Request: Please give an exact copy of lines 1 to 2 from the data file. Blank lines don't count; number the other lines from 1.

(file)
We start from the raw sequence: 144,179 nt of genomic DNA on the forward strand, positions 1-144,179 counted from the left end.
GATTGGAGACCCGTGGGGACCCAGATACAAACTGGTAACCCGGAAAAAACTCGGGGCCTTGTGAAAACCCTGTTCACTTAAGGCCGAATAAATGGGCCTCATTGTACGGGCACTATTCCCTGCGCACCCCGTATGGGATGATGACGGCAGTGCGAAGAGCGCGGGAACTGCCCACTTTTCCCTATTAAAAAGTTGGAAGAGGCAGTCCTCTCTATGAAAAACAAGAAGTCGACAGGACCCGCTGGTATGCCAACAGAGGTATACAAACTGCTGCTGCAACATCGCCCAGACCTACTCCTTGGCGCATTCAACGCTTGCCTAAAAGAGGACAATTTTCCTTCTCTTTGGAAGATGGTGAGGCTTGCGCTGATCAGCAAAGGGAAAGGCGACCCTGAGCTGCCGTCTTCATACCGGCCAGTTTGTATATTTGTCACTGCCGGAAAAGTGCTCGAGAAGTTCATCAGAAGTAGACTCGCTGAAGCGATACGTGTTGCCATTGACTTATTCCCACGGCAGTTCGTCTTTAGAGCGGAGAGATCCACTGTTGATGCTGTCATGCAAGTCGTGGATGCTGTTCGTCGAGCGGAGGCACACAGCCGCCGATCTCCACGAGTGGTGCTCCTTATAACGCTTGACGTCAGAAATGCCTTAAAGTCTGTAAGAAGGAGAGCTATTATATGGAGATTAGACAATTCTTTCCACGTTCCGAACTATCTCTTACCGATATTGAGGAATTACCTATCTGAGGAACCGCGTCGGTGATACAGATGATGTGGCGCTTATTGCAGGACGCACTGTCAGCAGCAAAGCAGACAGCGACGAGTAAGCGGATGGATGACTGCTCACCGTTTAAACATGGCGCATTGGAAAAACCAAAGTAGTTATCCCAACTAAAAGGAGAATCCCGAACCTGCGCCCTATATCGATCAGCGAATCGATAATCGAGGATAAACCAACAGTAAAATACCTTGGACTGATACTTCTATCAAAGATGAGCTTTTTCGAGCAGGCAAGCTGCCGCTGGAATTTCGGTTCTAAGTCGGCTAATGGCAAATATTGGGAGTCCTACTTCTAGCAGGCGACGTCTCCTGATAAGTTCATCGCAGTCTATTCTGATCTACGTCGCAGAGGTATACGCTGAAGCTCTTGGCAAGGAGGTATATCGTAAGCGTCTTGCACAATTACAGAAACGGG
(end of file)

We start from the raw sequence: 144,179 nt of genomic DNA on the forward strand, positions 1-144,179 counted from the left end.
GATTGGAGACCCGTGGGGACCCAGATACAAACTGGTAACCCGGAAAAAACTCGGGGCCTTGTGAAAACCCTGTTCACTTAAGGCCGAATAAATGGGCCTCATTGTACGGGCACTATTCCCTGCGCACCCCGTATGGGATGATGACGGCAGTGCGAAGAGCGCGGGAACTGCCCACTTTTCCCTATTAAAAAGTTGGAAGAGGCAGTCCTCTCTATGAAAAACAAGAAGTCGACAGGACCCGCTGGTATGCCAACAGAGGTATACAAACTGCTGCTGCAACATCGCCCAGACCTACTCCTTGGCGCATTCAACGCTTGCCTAAAAGAGGACAATTTTCCTTCTCTTTGGAAGATGGTGAGGCTTGCGCTGATCAGCAAAGGGAAAGGCGACCCTGAGCTGCCGTCTTCATACCGGCCAGTTTGTATATTTGTCACTGCCGGAAAAGTGCTCGAGAAGTTCATCAGAAGTAGACTCGCTGAAGCGATACGTGTTGCCATTGACTTATTCCCACGGCAGTTCGTCTTTAGAGCGGAGAGATCCACTGTTGATGCTGTCATGCAAGTCGTGGATGCTGTTCGTCGAGCGGAGGCACACAGCCGCCGATCTCCACGAGTGGTGCTCCTTATAACGCTTGACGTCAGAAATGCCTTAAAGTCTGTAAGAAGGAGAGCTATTATATGGAGATTAGACAATTCTTTCCACGTTCCGAACTATCTCTTACCGATATTGAGGAATTACCTATCTGAGGAACCGCGTCGGTGATACAGATGATGTGGCGCTTATTGCAGGACGCACTGTCAGCAGCAAAGCAGACAGCGACGAGTAAGCGGATGGATGACTGCTCACCGTTTAAACATGGCGCATTGGAAAAACCAAAGTAGTTATCCCAACTAAAAGGAGAATCCCGAACCTGCGCCCTATATCGATCAGCGAATCGATAATCGAGGATAAACCAACAGTAAAATACCTTGGACTGATACTTCTATCAAAGATGAGCTTTTTCGAGCAGGCAAGCTGCCGCTGGAATTTCGGTTCTAAGTCGGCTAATGGCAAATATTGGGAGTCCTACTTCTAGCAGGCGACGTCTCCTGATAAGTTCATCGCAGTCTATTCTGATCTACGTCGCAGAGGTATACGCTGAAGCTCTTGGCAAGGAGGTATATCGTAAGCGTCTTGCACAATTACAGAAACGGG